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Urgent Coca-Cola recall: If you have any of these sodas or juices, throw them out

A fridge containing drinks open at night

Following the Kool-Aid recall and the more extensive Kraft Heinz drinks recall from recent weeks, we have a few new recalls involving soda and juices. This time around, we’re looking at two separate Coca-Cola recall announcements, impacting products like Minute-Maid, Sprite, and Coca-Cola. Lots of these soda drinks and juices might contain foreign substances like metal. You should stop drinking any of the Coke, Minute Maid, and Sprite products in the recalls and throw away any potentially contaminated products.

Kraft Heinz announced back in November that it found traces of glass or metal in various brands of popular beverages. The company advised Country Time Lemonade, Tang, Arizona Tea, and Kool-Aid buyers to ensure the supply they own wasn’t part of the recall.

Coca-Cola now has two separate recall actions in place concerning different batches of drinks. But both of them involve potential contamination with foreign substances.

The Minute Maid recall

The Minute Maid recall involves products that might contain metal pieces, Food Safety Network reported. Coca-Cola issued a recall for various Minute Maid drinks that might be impacted. The following Minute Maid flavors are part of the recall:

  • Berry Punch – Date codes Jan0422 NP and Jan0522 NP, Batch 0010323455 and 0010259344 (recall F-0276-2022)
  • Strawberry Lemonade – Date code: Jan0322 NP, Batch: 0010259346 (recall F-0277-2022)
  • Fruit Punch – Date Code: JAN0522 NP Batch: 0010323454 (recall F-0278-2022)

The Minute Maid products in the Coca-Cola recall were sold in eight states: Pennsylvania, Connecticut, New York, North Carolina, Maryland, Virginia, Maine, and New Jersey. Distributors might have sold some 7,000 cases of these Minute Maid drinks in the states that are included in the recall.

The juices expire in 2022, so buyers might still have them in their homes. If you still own Minute Maid drinks from the recall lots above, you should stop consuming them immediately. Instead, you should seek a refund or discard the products.

The Coca-Cola and Sprite recall

The Minute Maid recall is the most recent Coca-Cola recall, but the company issued a similar recall in late November. Per Commissary, the Coca-Cola recall involved Coca-Cola and Sprite soda cans containing an undisclosed foreign matter. That’s according to a Department of Defense All Food and Drug Activity message issued on November 24th, 2021.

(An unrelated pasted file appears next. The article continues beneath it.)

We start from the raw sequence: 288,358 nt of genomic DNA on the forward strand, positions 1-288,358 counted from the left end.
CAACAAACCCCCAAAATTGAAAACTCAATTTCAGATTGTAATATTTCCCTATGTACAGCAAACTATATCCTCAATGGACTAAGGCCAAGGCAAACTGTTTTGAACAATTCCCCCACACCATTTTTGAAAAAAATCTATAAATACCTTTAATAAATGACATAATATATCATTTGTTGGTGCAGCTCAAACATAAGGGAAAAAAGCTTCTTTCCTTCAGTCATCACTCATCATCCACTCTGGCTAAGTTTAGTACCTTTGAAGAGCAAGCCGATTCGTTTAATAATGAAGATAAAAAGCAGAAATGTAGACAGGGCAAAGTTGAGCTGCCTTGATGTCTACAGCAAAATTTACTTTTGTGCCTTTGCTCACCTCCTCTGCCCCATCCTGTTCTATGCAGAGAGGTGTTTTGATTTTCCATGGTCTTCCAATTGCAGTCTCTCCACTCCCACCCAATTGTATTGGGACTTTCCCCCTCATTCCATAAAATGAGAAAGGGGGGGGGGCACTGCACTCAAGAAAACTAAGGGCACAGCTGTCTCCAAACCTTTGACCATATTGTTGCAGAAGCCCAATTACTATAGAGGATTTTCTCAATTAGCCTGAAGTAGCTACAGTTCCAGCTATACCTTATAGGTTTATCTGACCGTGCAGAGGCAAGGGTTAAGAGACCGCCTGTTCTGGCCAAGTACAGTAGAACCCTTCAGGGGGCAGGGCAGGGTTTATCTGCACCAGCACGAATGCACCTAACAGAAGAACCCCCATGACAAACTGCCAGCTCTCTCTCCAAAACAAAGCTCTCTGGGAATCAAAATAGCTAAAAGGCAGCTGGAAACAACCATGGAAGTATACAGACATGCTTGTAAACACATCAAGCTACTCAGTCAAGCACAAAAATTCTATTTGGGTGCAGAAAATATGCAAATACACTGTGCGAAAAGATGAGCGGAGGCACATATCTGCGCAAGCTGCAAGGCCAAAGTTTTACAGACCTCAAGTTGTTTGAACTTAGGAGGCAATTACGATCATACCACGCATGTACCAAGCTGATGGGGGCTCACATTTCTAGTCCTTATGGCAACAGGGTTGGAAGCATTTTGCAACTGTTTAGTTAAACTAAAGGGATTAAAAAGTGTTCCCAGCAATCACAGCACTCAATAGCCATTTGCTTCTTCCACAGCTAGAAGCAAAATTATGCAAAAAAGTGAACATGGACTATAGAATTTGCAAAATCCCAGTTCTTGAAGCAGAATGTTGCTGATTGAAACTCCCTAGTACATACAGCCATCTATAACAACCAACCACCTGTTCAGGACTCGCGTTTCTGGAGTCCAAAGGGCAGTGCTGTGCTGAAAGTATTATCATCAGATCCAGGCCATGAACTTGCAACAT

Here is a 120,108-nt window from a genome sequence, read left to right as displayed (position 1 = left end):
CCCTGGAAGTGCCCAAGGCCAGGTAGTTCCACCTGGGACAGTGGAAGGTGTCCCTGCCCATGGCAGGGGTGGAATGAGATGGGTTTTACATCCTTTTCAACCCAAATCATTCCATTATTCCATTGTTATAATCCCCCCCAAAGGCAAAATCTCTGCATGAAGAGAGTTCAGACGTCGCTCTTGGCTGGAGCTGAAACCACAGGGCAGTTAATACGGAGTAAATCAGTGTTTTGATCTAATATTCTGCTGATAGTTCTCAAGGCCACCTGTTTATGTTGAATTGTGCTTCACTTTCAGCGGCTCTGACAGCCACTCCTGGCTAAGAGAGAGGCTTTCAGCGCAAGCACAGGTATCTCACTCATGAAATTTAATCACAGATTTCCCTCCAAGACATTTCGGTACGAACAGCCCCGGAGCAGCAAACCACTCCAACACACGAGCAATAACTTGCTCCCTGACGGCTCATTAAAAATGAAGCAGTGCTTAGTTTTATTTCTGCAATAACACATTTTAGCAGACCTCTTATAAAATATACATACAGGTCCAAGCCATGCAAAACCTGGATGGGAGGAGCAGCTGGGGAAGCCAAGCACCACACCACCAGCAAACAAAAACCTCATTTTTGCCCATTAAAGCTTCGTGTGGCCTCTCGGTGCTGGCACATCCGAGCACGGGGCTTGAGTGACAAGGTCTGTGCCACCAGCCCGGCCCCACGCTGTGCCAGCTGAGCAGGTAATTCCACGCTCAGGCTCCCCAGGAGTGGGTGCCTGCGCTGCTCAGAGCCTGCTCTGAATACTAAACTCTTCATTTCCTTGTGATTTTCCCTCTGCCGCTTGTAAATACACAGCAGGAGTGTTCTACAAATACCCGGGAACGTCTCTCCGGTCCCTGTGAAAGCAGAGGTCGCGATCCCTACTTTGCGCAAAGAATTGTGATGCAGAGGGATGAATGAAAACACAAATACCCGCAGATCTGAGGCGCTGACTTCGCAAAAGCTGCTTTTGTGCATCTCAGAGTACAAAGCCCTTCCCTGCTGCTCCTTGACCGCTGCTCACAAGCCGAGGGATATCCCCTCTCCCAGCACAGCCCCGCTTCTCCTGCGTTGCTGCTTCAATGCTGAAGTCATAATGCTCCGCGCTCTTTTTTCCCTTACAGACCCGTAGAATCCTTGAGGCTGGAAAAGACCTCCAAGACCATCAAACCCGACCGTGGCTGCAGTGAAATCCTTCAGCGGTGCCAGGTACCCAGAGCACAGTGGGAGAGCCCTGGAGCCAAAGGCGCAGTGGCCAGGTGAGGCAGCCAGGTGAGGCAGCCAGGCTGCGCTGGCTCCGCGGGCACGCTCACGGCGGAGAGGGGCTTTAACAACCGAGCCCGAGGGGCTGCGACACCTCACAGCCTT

These are the Coca-Cola and Sprite product subject to recall:

  • Coca-Cola 12 ounce cans: Date Code: AUG 1522 WM B
  • Coca-Cola 12 ounce cans: Date Code: AUG 1522 WM C
  • Sprite 12 ounce cans: Date Code: AUG 1522 WM B

Like the Minute Maid products in the more recent recall, the Coca-Cola and Sprite products above expire in 2022. That means buyers might still own sodas that contain the unspecified contaminant. Coca-Cola sold the recalled cans of Coke and Sprite across various Southeastern states.

The Defense Commissary Agency publicized the Coca-Cola recall to all stores. As a result, the drinks from those lots were removed from store shelves. Customers who purchased the Coca-Cola and Sprite cans from the recall should return the products for a full refund or discard them.

Other recalls you should be aware of

It’s not often we see so many juices and sodas recalled from a huge company like Coca-Cola. Of course, the Minute Maid recall and Coke/Sprite recall aren’t the only recalls you need to be aware of right now.

There are several other recent recalls that our readers need to know about. You’ll find a few more below from our earlier coverage. Be sure to check your refrigerators, pantries, and medicine cabinets for these dangerous recalled products:

Chris Smith started writing about gadgets as a hobby, and before he knew it he was sharing his views on tech stuff with readers around the world. Whenever he's not writing about gadgets he miserably fails to stay away from them, although he desperately tries. But that's not necessarily a bad thing.




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